Haskins is 22, lives in Gillette and applies her faith as a “solitary practitioner,” meaning she is not affiliated with a group.
Among pagans, Wyoming is a state of solitary practitioners, the result of low population, wide spaces between cities and towns and dozens of pagan sects. The exception is Laramie, which has the Wolf Tree Kindred. Read full story from standard.net
Man ‘used witchcraft to traffic children’ for prostitution An alleged people trafficker cut the chest of a vulnerable 14-year-old girl with a razor during a series of “juju” witchcraft rituals aimed at terrifying young recruits into silence before selling them into prostitution across Europe, a court heard yesterday.
Osezua Osolase recruited and raped impoverished young Nigerian orphans and forced them to undergo West African rituals in which hair, nails and blood were removed to “cast a spell” over them and ensure their obedience, Canterbury Crown Court was told. Read full story from indpendent.co.uk
Witchcraft at Fourah Bay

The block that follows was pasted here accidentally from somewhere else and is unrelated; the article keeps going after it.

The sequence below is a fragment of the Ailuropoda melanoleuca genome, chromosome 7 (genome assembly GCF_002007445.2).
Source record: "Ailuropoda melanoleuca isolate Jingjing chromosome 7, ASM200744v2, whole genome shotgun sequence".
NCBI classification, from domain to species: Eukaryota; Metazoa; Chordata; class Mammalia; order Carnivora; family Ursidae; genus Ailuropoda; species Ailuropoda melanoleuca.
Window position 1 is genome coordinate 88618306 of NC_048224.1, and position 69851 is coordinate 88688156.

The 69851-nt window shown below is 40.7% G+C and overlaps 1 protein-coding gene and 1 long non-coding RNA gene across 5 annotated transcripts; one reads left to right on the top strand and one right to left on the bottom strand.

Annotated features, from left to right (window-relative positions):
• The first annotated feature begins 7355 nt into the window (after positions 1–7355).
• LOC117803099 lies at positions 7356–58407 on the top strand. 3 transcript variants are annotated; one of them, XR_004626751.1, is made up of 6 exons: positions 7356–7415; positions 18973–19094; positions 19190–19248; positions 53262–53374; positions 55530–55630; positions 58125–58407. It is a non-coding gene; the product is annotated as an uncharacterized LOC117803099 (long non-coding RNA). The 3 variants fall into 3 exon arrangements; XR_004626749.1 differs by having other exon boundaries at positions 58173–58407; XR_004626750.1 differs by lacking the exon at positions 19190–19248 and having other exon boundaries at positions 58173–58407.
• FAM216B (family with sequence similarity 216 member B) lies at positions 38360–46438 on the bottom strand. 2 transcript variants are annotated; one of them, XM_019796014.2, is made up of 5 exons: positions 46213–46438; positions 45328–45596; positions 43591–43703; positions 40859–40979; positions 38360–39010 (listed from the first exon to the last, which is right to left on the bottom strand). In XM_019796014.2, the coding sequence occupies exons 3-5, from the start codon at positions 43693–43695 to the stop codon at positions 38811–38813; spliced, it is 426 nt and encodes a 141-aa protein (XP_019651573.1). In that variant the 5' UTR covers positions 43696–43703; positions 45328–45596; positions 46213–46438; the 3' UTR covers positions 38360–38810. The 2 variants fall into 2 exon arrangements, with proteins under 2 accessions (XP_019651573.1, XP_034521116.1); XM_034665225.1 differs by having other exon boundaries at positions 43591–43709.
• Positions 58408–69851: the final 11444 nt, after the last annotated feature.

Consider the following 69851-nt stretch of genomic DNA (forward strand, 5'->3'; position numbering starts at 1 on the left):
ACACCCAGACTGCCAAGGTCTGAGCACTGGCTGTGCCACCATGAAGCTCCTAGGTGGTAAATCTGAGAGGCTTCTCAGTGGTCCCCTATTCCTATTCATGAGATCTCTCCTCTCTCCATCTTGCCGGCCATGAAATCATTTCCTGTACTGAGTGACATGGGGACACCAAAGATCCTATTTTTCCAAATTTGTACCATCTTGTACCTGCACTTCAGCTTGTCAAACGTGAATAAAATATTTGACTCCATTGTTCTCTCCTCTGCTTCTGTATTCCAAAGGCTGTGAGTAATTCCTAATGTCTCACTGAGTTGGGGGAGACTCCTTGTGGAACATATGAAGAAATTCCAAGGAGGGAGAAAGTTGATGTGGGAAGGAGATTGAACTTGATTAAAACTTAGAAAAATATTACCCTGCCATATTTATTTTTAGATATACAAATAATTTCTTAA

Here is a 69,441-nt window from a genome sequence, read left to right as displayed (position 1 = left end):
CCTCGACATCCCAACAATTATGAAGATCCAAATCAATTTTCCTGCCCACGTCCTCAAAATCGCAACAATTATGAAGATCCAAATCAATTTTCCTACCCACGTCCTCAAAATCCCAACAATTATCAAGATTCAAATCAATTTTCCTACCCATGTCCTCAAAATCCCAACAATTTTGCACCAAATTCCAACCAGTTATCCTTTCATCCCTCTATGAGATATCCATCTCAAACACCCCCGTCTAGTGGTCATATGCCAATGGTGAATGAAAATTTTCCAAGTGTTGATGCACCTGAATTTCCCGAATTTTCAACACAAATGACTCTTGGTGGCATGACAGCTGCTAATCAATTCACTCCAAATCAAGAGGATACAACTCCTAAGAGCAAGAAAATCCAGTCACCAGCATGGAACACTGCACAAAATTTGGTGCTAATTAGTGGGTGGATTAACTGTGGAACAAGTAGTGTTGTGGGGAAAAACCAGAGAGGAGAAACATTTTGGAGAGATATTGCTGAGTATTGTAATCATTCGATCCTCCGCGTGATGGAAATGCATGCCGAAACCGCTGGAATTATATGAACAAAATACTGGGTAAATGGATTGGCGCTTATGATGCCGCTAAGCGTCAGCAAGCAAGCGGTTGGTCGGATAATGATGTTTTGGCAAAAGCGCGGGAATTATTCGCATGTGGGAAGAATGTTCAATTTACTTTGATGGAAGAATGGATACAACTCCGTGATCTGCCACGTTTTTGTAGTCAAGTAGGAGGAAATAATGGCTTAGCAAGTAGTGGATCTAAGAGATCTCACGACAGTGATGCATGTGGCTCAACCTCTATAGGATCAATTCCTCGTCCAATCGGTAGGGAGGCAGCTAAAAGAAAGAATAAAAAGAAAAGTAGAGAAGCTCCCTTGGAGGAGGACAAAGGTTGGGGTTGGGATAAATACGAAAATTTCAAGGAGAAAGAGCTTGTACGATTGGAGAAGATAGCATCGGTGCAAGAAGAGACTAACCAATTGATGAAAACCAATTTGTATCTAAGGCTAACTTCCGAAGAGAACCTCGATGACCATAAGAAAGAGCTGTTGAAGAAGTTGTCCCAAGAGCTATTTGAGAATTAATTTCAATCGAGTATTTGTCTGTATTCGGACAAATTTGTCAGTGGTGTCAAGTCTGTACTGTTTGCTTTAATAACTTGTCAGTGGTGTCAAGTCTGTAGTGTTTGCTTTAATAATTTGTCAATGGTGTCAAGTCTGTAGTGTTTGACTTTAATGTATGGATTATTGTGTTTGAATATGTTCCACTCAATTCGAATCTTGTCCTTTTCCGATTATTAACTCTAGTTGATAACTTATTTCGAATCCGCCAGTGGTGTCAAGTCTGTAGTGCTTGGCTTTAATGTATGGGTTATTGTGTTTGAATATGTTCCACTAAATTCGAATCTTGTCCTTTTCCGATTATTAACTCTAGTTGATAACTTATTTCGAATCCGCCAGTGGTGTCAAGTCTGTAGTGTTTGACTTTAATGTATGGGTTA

Two boys of No. 3 Foster Street, at the Fourah Bay community, East of the capital on Thursday, September 13th openly confessed of practicing wizardry, after being conjured by a witch doctor called, Umaru Kamara, a native of Yoni Bana Chiefdom.
The eldest of the confessors named Osman Njai and his cousin, Amidu Savage, 13 and 12 years old respectively, confessed to a mammoth crowd of family members and relatives including journalists and people of that community that they were responsible for the multiple mishaps facing their family relatives in the spirit realm. Read full story from sierraexpressmedia.com
Woman Killed and Burned in Colombia over Suspected Witchcraft